Selective capture of transcribed sequences (SCOTS) has been employed to identify 54 cDNA molecules that represent 46 genes that are expressed by Mycobacteriumm avium during growth in human macrophages. Some cDNA molecules correspond to genes that are apparently expressed 48 hr after infection of macrophages, while others correspond to genes expressed 110 hr after infection, and still others correspond to genes expressed throughout the course of infection in our model system. Genes expressed by M. avium during growth in macrophages include genes encoding enzymes of several biosynthetic pathways (pyrimidines, mycobactin, and polyketides); genes that encode enzymes involved in intermediary metabolism, energy metabolism (tricarboxylic acid cycle, glyoxalate shunt), and nitrogen metabolism; and genes that encode regulatory proteins. A number of genes of unknown function were also identified, including genes that code for proteins similar to members of the PPE family of proteins of Mycobacterium tuberculosis and proteins similar to those encoded by the M. tuberculosis mice genes, which have been previously associated with mycobacterial virulence. The SCOTS technique, followed by enrichment for cDNA molecules that are up-regulated or are uniquely expressed by M. avium during growth in human macrophages (compared to growth in laboratory broth culture), allows recovery and identification of a greater diversity of cDNA molecules than does subtractive hybridization between cDNA mixtures from macrophage- grown and broth-grown M. avium. Data are presented demonstrating the reproducibility of recovery of a subset of cDNA molecules from cDNA mixtures purified by SCOTS on several different occasions. These results further demonstrate the beneficial utility of the SCOTS technique for identifying genes whose products are needed for successful survival and growth by an organism in a specific environment.- Authors' Abstract

 

Kisich, K. O., Higgins, M., Diamond, G, and Heifets, L. Tumor necrosis factor alpha stimulates killing of Mycobacterium tuberculosis by human neutrophils. Infect. Immun. 70 (2002) 4591-4599.

The ability of human neutrophils to aid in defense against pulmonary infection with Mycobacterium tuberculosis is controversial. In this study, we have shown that neutrophils respond to and phagocytose M. tuberculosis in human lesions. Neutrophils from healthy individuals were able to kill significant fractions of an inoculum of M. tuberculosis within 1 hr of phagocytosis, and this ability was enhanced by tumor necrosis factor alpha but not by gamma interferon. The mycobactericidal mechanism was nonoxidative, as inhibitors of reactive oxygen or reactive nitrogen intermediates did not interfere with killing. However, the mycobactericidal mechanism was associated with increased exposure of intracellular M. tuberculosis to neutrophil defensins. In vitro, human neutrophil peptides 1 to 3 were not able to kill the bacilli even at much higher levels. These studies support the concept that human neutrophils are directly involved in defense against infection with M. tuberculosis.- Authors' Abstract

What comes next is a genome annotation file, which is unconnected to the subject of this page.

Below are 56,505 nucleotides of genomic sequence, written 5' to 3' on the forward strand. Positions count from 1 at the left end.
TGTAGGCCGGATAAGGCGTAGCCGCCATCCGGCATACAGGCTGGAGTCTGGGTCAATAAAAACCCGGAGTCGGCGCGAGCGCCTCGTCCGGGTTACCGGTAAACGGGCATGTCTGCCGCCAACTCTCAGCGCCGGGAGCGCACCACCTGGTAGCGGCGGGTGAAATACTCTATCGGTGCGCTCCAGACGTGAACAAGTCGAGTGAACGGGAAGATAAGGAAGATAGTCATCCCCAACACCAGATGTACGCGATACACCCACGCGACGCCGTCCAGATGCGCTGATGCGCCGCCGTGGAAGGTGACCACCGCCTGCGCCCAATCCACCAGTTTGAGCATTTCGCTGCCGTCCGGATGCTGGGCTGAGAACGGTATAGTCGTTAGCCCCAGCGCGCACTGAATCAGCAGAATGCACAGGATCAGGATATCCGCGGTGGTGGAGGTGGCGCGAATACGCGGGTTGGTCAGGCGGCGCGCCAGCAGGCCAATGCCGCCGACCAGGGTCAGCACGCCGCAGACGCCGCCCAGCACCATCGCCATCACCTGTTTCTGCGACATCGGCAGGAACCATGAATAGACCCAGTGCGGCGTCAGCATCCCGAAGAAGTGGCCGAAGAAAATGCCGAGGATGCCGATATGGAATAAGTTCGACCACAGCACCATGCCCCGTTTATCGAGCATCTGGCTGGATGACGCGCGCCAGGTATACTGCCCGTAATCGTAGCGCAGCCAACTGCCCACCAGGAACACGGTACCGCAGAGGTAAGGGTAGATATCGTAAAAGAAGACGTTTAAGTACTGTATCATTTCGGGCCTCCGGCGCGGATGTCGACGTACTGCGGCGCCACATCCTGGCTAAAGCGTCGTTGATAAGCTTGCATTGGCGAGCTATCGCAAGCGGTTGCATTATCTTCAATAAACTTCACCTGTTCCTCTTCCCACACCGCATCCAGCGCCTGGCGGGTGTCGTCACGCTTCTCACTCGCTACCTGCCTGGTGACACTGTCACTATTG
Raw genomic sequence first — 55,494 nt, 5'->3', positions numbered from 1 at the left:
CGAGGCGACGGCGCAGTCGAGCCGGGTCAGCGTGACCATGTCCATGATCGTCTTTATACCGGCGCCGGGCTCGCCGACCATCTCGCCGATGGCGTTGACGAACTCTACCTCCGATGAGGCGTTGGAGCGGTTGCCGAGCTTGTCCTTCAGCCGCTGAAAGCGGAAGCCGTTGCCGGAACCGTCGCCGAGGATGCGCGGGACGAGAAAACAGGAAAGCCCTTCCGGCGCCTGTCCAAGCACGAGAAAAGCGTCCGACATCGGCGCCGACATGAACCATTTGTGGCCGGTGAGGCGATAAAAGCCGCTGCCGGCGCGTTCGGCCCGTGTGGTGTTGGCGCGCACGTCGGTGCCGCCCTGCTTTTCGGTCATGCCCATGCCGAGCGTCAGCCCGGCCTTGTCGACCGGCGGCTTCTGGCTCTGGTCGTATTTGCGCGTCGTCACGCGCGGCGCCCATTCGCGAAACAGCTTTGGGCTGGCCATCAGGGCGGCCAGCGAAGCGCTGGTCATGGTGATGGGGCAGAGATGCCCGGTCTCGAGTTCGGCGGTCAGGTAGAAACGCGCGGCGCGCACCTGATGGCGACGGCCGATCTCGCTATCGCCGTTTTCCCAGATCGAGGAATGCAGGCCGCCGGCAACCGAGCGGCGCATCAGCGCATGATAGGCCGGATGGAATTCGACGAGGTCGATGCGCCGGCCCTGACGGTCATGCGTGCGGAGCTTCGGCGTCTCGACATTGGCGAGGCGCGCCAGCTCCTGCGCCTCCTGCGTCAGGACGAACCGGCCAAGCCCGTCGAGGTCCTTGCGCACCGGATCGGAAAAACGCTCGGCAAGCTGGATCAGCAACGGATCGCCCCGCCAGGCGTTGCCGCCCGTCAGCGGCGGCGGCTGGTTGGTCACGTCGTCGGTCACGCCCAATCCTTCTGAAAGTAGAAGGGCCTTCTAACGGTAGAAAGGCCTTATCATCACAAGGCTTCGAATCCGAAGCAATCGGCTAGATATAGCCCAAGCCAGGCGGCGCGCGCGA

Kremer, L., Dover, L. G., Carrere, S., Nampoothiri, K. M., Lesjean, S., Brown, A. K., Breenan, P. J., Min- nikin, D. E., Locht, C. and Besra, G. S. Mycolic acid biosynthesis and enzymic characterization of the beta-ketoacyl-ACP synthase A-condensing enzyme from Mycobacterium tuberculosis. Biochem. J. 364 (2002) 423-430.

Mycolic acids consist of long-chain alpha-alkyl-beta-hydroxy fatty acids that are produced by successive rounds of elongation catalyzed by a type II fatty acid synthase (FAS-II). A key feature in the elongation process is the condensation of a two- carbon unit from malonyl-acyl-carrier protein (ACP) to a growing acyl-ACP chain catalyzed by a beta-ketoacyl-ACP synthase (Kas). In the present study, we provide evidence that kasA from Mycobacterium tuberculosis encodes an enzyme that elongates in vivo the meromycolate chain, in both Mycobacterium smegmatis and Mycobacterium chelonae. We demonstrate that KasA belongs to the FAS-II system, which utilizes primarily palmitoyl-ACP rather than short-chain acyl-ACP primers. Furthermore, in an in vitro condensing assay using purified recombinant KasA, palmitoyl- AcpM and malonyl-AcpM, KasA was found to express Kas activity. Also, mutated KasA proteins, with mutation of Cys(171), His(311), Lys(340) and His(345) to Ala abrogated the condensation activity of KasA in vitro completely. Finally, purified KasA was highly sensitive to cerulenin, a well-known inhibitor of Kas, which may lead to the development of novel anti-mycobacterial drugs targeting KasA.- Authors' Abstract

 

Mitsiades, N., Mitsiades, C. S., Poulaki, V., Chauhan, D., Richardson, P. G., Hideshima, T., Munshi, N. C., Treon, S. P. and Anderson, K. C. Apoptotic signaling induced by immunomodulatory thalidomide analogs in human multiple myeloma cells: therapeutic implications. Blood 99 (2002) 4525-4530.

Thalidomide (Thai) achieves responses even in the setting of refractory multiple myeloma (MM). Although increased angiogenesis in MM bone marrow and the antiangiogenic effect of Thai formed the empiric basis for its use in MM, we have shown that Thai and its immunomodulatory analogs (IMiDs) directly induce apoptosis or growth arrest of MM cells, alter adhesion of MM cells to bone marrow stromal cells, inhibit the production of cytokines (interleukin-6 and vascular endothelial growth factor) in bone marrow, and stimulate natural killer cell anti-MM immunity. In the present study, we demonstrate that the IMiDs trigger activation of caspase-8, enhance MM cell sensitivity to Fas-induced apoptosis, and down-regulate nuclear factor (NF)-kappaB activity as well as expression of cellular inhibitor of apoptosis protein-2 and FLICE inhibitory protein. IMiDs also block the stimulatory effect of insulin-like growth factor-1 on NF- kappaB activity and potentiate the activity of TNF-related apoptosis-inducing ligand (TRAIL/Apo2L), dexamethasone, and proteasome inhibitor (PS-341) therapy. These studies both delineate the mechanism of action of IMiDs against MM cells in vitro and form the basis for clinical trials of these agents, alone and coupled with conventional and other novel therapies, to improve outcome in MM.- Authors' Abstract